There’s no doubt that South Korea is a meat-lover’s paradise. The Korean cuisine, regardless of whether you try it in a traditional restaurant or on the streets of Hongdae, is generally based around meat, seafood, and rice. As a result, vegetarianism is not an everyday concept in many regions, and eating meat-free is no small task.
With this in mind, it’s only natural to ask, why do people become vegetarian in a country that has meat fused into its culture? The truth is that it varies from person to person, each with their own stories and distinct motivations.
Funnily enough, my vegetarian quest does not begin with a frightening documentary featuring the slaughtered chickens, cows, and pigs. Instead, around two years ago, I developed an inexplicable intolerance to meat that encouraged me to gradually eliminate it from my diet. As a matter of fact, I actually discovered the wondrous impact I was making on the environment and the welfare of animals after I decided that I’d rather get my protein solely from chickpeas, tofu, and eggs. There are individuals like me, who have decided to make the drastic change in their consumption due to health troubles. However, there are others who were aware of the issues – such as the effect of livestock production on global greenhouse gas emissions and land use – beforehand.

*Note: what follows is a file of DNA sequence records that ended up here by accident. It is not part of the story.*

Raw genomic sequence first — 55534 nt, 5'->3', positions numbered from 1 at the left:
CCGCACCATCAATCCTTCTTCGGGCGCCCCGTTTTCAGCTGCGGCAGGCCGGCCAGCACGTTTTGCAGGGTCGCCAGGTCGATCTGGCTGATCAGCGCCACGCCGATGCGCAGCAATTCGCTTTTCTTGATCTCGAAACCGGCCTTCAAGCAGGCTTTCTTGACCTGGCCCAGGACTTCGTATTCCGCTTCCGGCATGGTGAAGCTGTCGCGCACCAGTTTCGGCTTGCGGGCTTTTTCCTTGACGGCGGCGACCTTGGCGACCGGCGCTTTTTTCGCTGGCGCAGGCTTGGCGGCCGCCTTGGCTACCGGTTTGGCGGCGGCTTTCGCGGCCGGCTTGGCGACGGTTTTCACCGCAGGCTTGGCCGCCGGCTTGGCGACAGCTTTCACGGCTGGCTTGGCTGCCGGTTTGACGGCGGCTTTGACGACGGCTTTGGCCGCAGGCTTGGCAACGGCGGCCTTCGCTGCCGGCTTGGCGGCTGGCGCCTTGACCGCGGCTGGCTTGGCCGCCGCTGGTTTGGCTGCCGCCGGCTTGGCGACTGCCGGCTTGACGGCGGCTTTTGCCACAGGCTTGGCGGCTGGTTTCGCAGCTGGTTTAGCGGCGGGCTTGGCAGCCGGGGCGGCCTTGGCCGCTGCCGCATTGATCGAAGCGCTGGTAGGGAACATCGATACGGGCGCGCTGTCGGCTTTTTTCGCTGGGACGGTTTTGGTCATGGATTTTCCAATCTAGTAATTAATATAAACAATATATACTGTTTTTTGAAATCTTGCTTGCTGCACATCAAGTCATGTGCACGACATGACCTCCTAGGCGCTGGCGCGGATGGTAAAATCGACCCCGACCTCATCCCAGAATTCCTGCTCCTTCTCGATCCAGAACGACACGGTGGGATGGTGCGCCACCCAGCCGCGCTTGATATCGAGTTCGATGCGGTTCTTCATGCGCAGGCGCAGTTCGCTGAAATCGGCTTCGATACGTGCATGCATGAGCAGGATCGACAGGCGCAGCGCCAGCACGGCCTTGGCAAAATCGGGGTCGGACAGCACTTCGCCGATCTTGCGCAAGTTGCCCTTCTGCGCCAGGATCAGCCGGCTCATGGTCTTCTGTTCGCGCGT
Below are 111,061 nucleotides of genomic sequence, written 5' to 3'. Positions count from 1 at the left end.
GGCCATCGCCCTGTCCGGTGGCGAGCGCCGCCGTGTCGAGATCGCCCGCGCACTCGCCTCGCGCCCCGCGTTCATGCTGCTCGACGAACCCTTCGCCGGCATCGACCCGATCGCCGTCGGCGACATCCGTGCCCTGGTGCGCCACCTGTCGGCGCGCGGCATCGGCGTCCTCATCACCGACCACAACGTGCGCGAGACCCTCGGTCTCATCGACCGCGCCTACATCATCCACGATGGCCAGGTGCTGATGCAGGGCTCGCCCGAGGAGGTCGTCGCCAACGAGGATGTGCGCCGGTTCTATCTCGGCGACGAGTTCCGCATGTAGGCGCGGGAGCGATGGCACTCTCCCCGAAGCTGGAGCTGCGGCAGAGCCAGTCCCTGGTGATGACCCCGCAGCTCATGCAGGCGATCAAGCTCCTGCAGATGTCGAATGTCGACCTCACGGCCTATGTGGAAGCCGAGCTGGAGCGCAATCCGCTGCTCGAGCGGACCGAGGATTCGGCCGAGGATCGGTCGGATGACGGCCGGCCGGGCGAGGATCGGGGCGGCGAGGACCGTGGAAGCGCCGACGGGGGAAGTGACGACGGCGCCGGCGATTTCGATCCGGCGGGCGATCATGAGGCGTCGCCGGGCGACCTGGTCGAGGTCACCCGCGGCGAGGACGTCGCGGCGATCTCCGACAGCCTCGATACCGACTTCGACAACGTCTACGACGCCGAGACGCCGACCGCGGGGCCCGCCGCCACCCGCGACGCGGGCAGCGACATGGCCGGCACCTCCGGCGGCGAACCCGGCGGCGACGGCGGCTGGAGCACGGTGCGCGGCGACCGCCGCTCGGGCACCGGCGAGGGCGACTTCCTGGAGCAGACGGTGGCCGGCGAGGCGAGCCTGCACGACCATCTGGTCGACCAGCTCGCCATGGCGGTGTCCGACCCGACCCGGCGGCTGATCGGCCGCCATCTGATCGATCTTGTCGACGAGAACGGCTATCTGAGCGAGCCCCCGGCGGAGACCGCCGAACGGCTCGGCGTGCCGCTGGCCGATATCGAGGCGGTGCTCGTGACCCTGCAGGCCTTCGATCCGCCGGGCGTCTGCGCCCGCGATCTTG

Despite the rationale and countless justifications, there will always be people who fail to fully grasp the idea of adopting a vegetarian lifestyle. To be fair, as the quintessential American family, breakfast bacon, Thanksgiving Turkey, and Super Bowl buffalo wings, were and always will be ingrained in our household traditions. This demeanor is evident in South Korea as well, where even the favorite meal staple, kimchi, often includes minced shrimp and fish sauce.
In 2014, the average Korean ate 51.3 kilograms of meat, which was more than the neighboring countries’ per capita meat consumption, including China and Japan. It’s safe to say that Koreans love their pork dumplings and ox bone soup. Naturally, restaurants tend to serve many meat based dishes, which establish a whole new set of hardships for the vegetarians in Korea. The worst that could happen is ordering a bowl of soup noodles, specifically asking for no meat, and then later realizing that the broth is meat-based. Or maybe you ordered a promising platter of fried rice, only to realize that the crab was left in.
It’s true that being vegetarian in South Korea can be a struggle, but that doesn’t mean it’s impossible. It’s time for Koreans to understand that as meat-eating is a choice and preference, so is vegetarianism. Yet, despite the challenges, I would never trade my experience in Korea for anything in the world. It’s all part of the journey!
Rachel Kahng, Grade 10
Seoul Foreign School